“The University of Georgia is part of about 95% of American universities without unionism. I consider this a great lack. I believe the presence of unionism, serving both industrial relations and political awareness will go a long way to address some of the glaring exploitation and capitalist backlash confronting academics in the United States university system.

“For example, issues such as 10-month payment for academics, without pay for the summer break, and 31% taxation of work done in summer cry for attention. So also is the non-payment of salary increment in years and the declaration of furlough by fiat without payment.

“I definitely look forward to an era of unionism in American Universities. This stems from my belief that the gains thereof will far surpass shortcomings feared by protagonists of what currently operates, particularly with regard to the welfare and self-determination of faculty members in the universities.”

While harping on the importance of research, Ibigbolade said: “My experience in support for research, with the provision of funds for research trips and attendance of local, national and international conferences, has been quite positive. The University of Georgia, for example, makes it a point of duty to provide funds for research trips, one local and one international conference a year.

“From my experience when I was still here in Nigeria and from comments from my Nigerian colleagues, this is an area in need of priority attention, from what I know about my academic career, while I was in the system, which I still believe is the same. It is ‘publish or perish.’ But how can academics publish without researching and attending conferences, both nationally and internationally? I also believe that qualitative teaching depends significantly on research and attendance of conferences if one is not just to re-circle class materials year after year.”

He noted that American students wield enormous powers than their lecturers, saying “though this is not a product of scientific research, it seems to me that the ‘student power’ wielded by the American students is actually a by-product of their awareness that, to some extent, they have the career prospects of their teachers in their hands through students evaluations at the end of each course taught. Such evaluations are crucial to the tenure, promotion and even salary increment of the teachers. Consequently, it is not out of place for the teachers to engage in ‘political correctness’ in relating to the students.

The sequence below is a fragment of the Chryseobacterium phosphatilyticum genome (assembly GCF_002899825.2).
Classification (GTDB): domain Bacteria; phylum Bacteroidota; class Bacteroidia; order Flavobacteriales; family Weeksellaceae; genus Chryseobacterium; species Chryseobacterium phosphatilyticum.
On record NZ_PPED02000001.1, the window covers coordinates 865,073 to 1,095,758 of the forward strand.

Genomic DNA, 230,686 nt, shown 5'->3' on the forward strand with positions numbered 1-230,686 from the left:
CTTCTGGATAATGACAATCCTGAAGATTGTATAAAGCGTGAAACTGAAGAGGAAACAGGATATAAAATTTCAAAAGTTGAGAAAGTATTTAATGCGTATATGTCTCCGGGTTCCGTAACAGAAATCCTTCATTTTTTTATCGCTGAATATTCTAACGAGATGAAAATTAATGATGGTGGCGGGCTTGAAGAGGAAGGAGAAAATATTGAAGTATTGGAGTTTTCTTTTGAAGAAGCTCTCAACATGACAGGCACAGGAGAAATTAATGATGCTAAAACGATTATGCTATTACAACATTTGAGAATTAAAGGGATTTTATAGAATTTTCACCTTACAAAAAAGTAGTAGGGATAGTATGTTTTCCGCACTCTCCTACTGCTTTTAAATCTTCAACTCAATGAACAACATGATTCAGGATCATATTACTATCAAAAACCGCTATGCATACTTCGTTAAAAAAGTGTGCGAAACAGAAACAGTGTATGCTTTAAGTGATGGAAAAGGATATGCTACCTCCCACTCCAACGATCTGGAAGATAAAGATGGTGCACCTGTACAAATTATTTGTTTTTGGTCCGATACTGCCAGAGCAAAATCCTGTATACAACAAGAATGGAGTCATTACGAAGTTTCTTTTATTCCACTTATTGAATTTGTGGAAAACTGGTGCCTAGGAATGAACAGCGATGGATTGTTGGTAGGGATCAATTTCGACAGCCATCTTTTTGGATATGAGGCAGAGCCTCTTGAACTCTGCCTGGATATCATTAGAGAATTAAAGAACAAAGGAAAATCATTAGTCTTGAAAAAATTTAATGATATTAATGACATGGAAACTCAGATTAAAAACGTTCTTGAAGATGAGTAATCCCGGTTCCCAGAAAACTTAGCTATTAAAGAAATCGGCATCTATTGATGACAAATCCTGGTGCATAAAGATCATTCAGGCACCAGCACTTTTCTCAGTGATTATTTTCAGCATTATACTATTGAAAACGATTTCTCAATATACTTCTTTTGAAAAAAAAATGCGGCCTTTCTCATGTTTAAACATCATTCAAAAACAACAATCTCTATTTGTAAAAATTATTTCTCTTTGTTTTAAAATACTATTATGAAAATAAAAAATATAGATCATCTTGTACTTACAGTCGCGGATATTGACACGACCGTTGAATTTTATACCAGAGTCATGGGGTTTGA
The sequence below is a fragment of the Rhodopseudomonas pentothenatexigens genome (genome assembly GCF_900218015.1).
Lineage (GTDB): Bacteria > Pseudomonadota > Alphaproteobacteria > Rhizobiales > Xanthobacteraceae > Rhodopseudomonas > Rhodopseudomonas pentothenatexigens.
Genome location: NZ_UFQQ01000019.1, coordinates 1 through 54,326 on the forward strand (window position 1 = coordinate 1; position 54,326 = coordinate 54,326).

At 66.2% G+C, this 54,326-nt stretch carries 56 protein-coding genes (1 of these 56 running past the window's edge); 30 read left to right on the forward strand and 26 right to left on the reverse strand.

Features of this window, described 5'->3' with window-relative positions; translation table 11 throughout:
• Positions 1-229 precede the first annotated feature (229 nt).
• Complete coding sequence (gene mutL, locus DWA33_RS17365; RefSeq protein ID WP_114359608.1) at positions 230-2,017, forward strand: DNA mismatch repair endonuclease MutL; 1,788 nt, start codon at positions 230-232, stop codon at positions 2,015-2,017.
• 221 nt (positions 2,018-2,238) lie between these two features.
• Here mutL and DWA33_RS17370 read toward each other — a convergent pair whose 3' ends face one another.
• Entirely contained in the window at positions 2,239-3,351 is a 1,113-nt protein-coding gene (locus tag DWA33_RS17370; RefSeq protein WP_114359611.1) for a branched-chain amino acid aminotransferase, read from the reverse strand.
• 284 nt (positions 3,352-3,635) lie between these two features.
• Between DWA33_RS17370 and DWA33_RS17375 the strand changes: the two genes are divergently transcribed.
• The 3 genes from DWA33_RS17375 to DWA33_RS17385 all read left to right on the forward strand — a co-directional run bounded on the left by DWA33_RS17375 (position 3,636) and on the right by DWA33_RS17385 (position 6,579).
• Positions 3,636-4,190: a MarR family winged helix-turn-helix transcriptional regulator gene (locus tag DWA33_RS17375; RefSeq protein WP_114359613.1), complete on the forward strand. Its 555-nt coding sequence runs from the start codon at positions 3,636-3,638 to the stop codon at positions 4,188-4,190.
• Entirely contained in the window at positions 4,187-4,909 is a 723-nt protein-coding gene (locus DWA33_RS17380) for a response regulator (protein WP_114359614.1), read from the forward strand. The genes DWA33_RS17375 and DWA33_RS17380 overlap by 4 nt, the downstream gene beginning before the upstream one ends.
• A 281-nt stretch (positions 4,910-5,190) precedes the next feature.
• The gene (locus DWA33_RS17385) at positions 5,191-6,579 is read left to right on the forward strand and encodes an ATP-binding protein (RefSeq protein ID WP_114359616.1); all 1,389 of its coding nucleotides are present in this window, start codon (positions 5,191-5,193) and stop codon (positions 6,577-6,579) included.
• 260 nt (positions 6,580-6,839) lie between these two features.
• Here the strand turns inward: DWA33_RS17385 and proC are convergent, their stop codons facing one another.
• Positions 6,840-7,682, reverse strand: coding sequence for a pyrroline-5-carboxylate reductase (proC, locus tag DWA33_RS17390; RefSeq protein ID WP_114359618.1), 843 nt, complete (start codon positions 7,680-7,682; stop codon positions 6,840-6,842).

“In addition, I believe that this cultural mentality of the American university students is direct and indirect consequences of the kind of policies enacted by the universities, which have, so to say, elevated the interests of the students over and above those of their teachers, sometimes, beyond reasonable boundaries.”

Earlier, ACU Vice-Chancellor, Prof Timothy Adebayo, noted that a collaboration between the two institutions is being sought in the actualisation of the zeal of the ACU management to enhancing institutional learning in the university.

He also said: “Lectures, like this, help members of the Ajayi Crowther University community to share thoughts and interactions that create a viable opportunity for grants and fellowships among academic staff. It also exposes academic staff to traditions of research and publication.”

Dignitaries at the event include the Deputy Vice-Chancellor, Prof Muyiwa Popoola; Dean of the Faculty of Humanities, Prof George Lasebikan; Bursar, John Olusanwo; Librarian, Dr Beatrice Fabunmi and other university senate and faculty members.